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The Fed is so focused on raising interest rates that they haven’t mentioned that there’s already been a significant(ish) hike that has already occurred in LIBOR (London Interbank Offered Rate).  LIBOR is the rate banks charge each other for eurodollars in the London interbank market, not dissimilar to the fed funds rate that U.S. banks charge each other for overnight U.S. deposits. LIBOR is widely used here in the U.S. for floating rate loans.  So if LIBOR is rising, the cost of debt is rising for many individuals and corporations.  On the other hand, it means banks are earning more on loans they made to individuals and corporations.  Throughout 2015, three-month LIBOR was about 0.25% higher than the yield on three-month U.S. Treasury bills.  By early August 2016, however, the premium jumped, to 0.50%.  Historically, such a move would suggest rising bank credit concerns, but prices on bank-credit default swaps (insurance against a default) remain largely unaffected, suggesting a different explanation.  This is where pending U.S. money market reform appears to be having an impact.  Effective October 14, 2016, prime institutional money market funds will be required to float their net asset values, rather than fixing them at $1.00 per share.  At the same time, all non-government money market funds will be able to impose redemption fees, or liquidity gates, if fund liquidity falls below defined limits.  Solutions to these new regulations directly affect bank financing, which in turn force LIBOR higher.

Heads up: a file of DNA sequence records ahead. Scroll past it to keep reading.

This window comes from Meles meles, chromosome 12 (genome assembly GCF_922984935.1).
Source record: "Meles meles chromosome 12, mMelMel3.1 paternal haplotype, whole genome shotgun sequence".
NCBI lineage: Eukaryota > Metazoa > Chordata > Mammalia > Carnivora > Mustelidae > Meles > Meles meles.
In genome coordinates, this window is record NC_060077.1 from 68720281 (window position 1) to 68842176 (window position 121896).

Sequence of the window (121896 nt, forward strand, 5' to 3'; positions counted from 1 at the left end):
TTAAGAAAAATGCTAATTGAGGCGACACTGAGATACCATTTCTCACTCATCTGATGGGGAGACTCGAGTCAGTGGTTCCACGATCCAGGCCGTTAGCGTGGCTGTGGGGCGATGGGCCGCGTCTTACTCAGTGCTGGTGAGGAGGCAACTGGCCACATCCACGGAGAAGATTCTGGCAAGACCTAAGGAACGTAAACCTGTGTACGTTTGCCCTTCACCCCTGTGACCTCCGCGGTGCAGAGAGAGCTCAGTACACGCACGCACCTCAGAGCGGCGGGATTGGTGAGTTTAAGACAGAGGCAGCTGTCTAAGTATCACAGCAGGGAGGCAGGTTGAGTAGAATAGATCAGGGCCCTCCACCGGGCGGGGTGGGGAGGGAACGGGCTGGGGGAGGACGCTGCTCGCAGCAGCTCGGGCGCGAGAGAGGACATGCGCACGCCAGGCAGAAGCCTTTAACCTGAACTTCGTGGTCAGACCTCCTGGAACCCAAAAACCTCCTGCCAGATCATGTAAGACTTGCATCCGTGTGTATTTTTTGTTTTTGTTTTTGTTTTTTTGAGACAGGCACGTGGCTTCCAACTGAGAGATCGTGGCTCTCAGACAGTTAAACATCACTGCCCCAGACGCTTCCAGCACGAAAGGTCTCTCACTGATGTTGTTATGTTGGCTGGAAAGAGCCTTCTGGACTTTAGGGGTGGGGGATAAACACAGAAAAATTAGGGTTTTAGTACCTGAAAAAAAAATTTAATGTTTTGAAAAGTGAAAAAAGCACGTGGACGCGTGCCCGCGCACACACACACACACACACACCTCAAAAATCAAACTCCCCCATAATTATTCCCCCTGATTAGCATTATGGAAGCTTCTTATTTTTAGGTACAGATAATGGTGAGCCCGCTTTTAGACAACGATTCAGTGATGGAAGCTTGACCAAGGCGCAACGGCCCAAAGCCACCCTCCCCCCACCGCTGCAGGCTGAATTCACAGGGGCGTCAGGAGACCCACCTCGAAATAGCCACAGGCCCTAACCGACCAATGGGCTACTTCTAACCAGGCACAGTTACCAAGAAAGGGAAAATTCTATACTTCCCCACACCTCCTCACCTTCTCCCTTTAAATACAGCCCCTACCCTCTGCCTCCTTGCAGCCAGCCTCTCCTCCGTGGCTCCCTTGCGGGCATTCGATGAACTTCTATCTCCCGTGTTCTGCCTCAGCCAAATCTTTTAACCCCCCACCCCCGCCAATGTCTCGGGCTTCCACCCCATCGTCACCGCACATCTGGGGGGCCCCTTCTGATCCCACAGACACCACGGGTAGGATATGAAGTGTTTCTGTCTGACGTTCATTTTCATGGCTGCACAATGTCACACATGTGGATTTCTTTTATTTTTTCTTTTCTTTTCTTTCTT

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Turning internationally, Eurozone GDP continued to signal stagnation.  In line with our view of global growth slowing, GDP across the Eurozone slowed to +.30% vs. +.60% in the prior quarter and +1.6% YoY for Q2 which was flat on a rate of change basis from Q1.  Looking at specific country results:

  • German GDP accelerated to +1.8% YoY from +1.6%
  • Italian GDP came in at +0.7% YoY which was a deceleration from +1.0% in Q1